Indorsements are entries written on the back of any paper, whether checks, notes or drafts. They show either a transfer of title, a giving of security, or a receipt for a payment applying on the contract indorsed.

We give here, plainly marked, the various forms of indorsements :

No. 1 is the more common and safest form. It transfers the ownership from Smith to Jones, and makes Smith responsible to Jones in case the maker or payer of the paper fails to pay it.

No. 2 transfers ownership, but relieves Smith from any responsibility if the paper is not paid when due. Only under special circumstances is this used.

No. 3 transfers the ownership to any party who may hold the paper, making it in effect payable to the bearer. Such paper should not fall in hands of strangers.

No. 4 transfers the ownership as in No. 3, except that it relieves Smith from further responsibility.

Indorsements a Summary 216

When a paper is written payable to the order of John Smith, and he wishes to transfer his title to Henry Jones, he writes on the back of the paper an order for its payment to Jones.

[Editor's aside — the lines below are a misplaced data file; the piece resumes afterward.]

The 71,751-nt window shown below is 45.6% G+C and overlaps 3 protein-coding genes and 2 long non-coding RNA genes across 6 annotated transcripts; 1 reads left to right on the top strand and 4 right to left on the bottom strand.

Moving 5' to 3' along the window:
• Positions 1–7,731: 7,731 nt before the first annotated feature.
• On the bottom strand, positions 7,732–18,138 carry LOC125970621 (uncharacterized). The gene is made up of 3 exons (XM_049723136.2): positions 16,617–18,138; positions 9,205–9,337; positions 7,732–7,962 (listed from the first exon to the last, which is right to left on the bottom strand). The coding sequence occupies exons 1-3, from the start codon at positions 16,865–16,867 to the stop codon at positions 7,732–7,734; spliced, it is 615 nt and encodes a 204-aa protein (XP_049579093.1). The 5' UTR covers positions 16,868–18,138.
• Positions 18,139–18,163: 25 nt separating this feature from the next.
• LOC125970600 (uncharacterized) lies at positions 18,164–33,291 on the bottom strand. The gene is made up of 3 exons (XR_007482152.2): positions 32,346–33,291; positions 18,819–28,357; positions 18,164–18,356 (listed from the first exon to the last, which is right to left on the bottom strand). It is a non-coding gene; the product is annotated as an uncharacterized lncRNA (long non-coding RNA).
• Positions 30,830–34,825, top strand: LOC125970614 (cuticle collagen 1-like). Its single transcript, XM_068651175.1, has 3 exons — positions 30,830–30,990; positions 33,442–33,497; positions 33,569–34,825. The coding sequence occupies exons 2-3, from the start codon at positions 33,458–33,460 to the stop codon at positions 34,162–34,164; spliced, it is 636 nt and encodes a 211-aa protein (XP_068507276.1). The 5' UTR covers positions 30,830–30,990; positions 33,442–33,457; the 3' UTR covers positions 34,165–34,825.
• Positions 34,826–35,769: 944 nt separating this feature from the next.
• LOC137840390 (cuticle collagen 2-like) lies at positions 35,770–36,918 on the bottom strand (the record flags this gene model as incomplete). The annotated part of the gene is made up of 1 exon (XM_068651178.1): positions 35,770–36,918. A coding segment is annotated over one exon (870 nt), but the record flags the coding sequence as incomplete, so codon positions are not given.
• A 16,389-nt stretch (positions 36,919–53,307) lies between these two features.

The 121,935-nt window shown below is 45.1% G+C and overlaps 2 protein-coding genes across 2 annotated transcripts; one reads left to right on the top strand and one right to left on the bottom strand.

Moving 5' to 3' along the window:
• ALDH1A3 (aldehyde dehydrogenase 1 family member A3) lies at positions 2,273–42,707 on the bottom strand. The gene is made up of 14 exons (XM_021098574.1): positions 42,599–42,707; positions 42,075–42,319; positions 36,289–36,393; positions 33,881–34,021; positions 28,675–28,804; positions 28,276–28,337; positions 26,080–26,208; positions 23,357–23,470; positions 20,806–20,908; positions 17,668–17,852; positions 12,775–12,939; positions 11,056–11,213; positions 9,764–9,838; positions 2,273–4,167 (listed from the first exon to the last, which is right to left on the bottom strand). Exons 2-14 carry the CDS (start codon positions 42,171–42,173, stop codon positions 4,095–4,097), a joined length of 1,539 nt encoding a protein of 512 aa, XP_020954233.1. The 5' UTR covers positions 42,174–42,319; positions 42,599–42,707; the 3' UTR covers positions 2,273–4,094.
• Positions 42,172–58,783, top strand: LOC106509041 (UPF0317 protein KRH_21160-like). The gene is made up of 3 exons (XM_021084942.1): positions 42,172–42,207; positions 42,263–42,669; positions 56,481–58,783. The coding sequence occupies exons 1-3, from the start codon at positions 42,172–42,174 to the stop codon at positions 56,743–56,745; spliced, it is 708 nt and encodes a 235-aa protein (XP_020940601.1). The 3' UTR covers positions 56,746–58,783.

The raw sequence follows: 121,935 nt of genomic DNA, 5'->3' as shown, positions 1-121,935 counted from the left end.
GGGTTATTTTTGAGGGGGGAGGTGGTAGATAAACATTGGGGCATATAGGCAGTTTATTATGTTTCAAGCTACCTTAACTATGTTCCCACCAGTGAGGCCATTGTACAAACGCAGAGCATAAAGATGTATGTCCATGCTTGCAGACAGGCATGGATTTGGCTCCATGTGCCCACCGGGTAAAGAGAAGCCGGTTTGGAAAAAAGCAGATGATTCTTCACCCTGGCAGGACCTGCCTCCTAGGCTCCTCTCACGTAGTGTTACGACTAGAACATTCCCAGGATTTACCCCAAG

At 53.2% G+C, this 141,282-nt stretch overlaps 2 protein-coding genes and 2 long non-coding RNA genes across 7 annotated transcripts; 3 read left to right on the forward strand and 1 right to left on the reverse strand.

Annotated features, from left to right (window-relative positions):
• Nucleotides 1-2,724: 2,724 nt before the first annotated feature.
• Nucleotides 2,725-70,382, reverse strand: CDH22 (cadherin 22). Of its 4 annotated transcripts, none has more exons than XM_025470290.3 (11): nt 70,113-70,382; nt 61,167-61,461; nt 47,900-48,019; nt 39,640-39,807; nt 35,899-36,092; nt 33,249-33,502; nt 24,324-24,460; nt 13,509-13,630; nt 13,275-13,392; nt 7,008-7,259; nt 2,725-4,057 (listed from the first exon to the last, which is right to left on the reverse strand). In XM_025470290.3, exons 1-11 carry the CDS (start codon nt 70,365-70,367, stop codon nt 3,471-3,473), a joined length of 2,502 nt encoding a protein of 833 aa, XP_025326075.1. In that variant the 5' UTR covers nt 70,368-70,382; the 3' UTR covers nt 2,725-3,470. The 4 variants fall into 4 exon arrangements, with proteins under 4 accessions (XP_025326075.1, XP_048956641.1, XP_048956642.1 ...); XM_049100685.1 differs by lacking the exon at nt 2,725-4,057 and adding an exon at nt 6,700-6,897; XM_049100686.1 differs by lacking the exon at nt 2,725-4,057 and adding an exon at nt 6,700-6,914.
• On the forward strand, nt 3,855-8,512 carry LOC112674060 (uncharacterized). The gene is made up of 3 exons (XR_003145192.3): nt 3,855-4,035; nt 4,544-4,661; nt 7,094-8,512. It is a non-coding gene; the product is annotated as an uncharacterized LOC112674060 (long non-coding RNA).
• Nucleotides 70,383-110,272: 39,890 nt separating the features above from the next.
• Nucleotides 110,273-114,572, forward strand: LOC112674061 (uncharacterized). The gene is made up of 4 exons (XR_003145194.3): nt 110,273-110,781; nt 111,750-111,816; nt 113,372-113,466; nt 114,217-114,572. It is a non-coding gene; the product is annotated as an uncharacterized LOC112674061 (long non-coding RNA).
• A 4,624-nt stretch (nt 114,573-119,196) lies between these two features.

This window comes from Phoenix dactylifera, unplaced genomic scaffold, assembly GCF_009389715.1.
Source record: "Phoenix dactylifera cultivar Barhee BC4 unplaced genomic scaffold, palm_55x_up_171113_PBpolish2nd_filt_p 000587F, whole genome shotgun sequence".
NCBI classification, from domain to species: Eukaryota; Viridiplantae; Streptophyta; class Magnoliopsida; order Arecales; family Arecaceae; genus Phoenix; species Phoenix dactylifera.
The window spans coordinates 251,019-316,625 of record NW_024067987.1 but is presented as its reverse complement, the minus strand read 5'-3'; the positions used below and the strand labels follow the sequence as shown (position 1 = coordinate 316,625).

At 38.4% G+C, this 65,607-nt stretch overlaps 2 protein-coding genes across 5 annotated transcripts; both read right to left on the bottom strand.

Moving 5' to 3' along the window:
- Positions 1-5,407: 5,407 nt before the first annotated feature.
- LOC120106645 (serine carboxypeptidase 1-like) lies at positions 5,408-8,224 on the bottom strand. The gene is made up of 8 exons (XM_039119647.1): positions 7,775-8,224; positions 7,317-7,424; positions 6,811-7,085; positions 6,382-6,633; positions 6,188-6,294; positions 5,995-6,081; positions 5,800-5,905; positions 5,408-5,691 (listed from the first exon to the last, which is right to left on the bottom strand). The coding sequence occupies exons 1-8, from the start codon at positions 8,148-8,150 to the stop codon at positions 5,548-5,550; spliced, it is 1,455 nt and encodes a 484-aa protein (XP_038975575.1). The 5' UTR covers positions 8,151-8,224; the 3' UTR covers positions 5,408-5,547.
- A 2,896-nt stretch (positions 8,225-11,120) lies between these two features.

For the convenience of bank-tellers and others who have large numbers of such indorsed papers to handle daily, it is well to write the indorsement across the left end of the paper.

On negotiable papers that are likely to have several indorsements, care should be taken to write the indorsements as close together as is convenient. If the back of the paper should be covered with indorsements, other indorsements can be written on blank paper attached to the original.

No. 5 is a receipt for money paid to apply on the promise indorsed. Such indorsements need no signature as it might have the effect of a receipt in full.

No. 6 does not transfer the ownership of the paper, but merely gives authority to collect the paper as Smith's agent and to place the amount collected to his account.

No. 7 relieves bank of responsibily of serving notice and protest.